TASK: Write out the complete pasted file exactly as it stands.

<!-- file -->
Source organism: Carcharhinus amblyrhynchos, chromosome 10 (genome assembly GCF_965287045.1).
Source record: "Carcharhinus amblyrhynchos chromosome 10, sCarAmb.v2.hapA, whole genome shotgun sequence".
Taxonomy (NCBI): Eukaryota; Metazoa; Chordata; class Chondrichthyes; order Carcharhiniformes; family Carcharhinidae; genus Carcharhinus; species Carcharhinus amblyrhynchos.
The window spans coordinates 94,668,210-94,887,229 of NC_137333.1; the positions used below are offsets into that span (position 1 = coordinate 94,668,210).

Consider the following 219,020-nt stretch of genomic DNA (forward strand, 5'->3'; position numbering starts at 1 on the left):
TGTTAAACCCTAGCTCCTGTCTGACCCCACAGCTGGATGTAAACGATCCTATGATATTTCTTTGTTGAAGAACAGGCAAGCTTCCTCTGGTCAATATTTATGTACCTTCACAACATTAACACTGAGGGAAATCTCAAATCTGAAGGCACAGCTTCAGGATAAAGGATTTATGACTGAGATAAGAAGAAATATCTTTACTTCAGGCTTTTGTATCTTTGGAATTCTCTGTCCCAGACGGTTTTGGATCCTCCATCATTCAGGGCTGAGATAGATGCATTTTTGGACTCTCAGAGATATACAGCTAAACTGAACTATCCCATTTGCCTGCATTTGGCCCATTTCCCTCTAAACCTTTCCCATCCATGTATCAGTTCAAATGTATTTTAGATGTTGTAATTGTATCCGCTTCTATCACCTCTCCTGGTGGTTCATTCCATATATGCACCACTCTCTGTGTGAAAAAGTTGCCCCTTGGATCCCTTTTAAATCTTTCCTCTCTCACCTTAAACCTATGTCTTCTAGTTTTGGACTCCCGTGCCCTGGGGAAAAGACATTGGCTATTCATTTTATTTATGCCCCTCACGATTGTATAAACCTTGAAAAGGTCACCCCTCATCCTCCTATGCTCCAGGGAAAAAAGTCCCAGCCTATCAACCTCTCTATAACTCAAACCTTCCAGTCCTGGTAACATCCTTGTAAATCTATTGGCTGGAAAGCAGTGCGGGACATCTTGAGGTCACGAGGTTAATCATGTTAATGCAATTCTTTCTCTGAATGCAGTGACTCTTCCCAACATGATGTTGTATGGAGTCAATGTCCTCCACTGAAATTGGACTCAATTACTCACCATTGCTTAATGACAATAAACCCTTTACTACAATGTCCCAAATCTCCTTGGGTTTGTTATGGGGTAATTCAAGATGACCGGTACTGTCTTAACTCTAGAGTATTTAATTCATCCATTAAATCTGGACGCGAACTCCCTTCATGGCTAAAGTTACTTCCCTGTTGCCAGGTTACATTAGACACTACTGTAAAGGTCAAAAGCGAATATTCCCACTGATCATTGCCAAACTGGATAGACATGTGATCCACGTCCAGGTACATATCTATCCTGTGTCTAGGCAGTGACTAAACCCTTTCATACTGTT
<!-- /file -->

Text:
Source organism: Carcharhinus amblyrhynchos, chromosome 10 (genome assembly GCF_965287045.1).
Source record: "Carcharhinus amblyrhynchos chromosome 10, sCarAmb.v2.hapA, whole genome shotgun sequence".
Taxonomy (NCBI): Eukaryota; Metazoa; Chordata; class Chondrichthyes; order Carcharhiniformes; family Carcharhinidae; genus Carcharhinus; species Carcharhinus amblyrhynchos.
The window spans coordinates 94,668,210-94,887,229 of NC_137333.1; the positions used below are offsets into that span (position 1 = coordinate 94,668,210).

Consider the following 219,020-nt stretch of genomic DNA (forward strand, 5'->3'; position numbering starts at 1 on the left):
TGTTAAACCCTAGCTCCTGTCTGACCCCACAGCTGGATGTAAACGATCCTATGATATTTCTTTGTTGAAGAACAGGCAAGCTTCCTCTGGTCAATATTTATGTACCTTCACAACATTAACACTGAGGGAAATCTCAAATCTGAAGGCACAGCTTCAGGATAAAGGATTTATGACTGAGATAAGAAGAAATATCTTTACTTCAGGCTTTTGTATCTTTGGAATTCTCTGTCCCAGACGGTTTTGGATCCTCCATCATTCAGGGCTGAGATAGATGCATTTTTGGACTCTCAGAGATATACAGCTAAACTGAACTATCCCATTTGCCTGCATTTGGCCCATTTCCCTCTAAACCTTTCCCATCCATGTATCAGTTCAAATGTATTTTAGATGTTGTAATTGTATCCGCTTCTATCACCTCTCCTGGTGGTTCATTCCATATATGCACCACTCTCTGTGTGAAAAAGTTGCCCCTTGGATCCCTTTTAAATCTTTCCTCTCTCACCTTAAACCTATGTCTTCTAGTTTTGGACTCCCGTGCCCTGGGGAAAAGACATTGGCTATTCATTTTATTTATGCCCCTCACGATTGTATAAACCTTGAAAAGGTCACCCCTCATCCTCCTATGCTCCAGGGAAAAAAGTCCCAGCCTATCAACCTCTCTATAACTCAAACCTTCCAGTCCTGGTAACATCCTTGTAAATCTATTGGCTGGAAAGCAGTGCGGGACATCTTGAGGTCACGAGGTTAATCATGTTAATGCAATTCTTTCTCTGAATGCAGTGACTCTTCCCAACATGATGTTGTATGGAGTCAATGTCCTCCACTGAAATTGGACTCAATTACTCACCATTGCTTAATGACAATAAACCCTTTACTACAATGTCCCAAATCTCCTTGGGTTTGTTATGGGGTAATTCAAGATGACCGGTACTGTCTTAACTCTAGAGTATTTAATTCATCCATTAAATCTGGACGCGAACTCCCTTCATGGCTAAAGTTACTTCCCTGTTGCCAGGTTACATTAGACACTACTGTAAAGGTCAAAAGCGAATATTCCCACTGATCATTGCCAAACTGGATAGACATGTGATCCACGTCCAGGTACATATCTATCCTGTGTCTAGGCAGTGACTAAACCCTTTCATACTGTT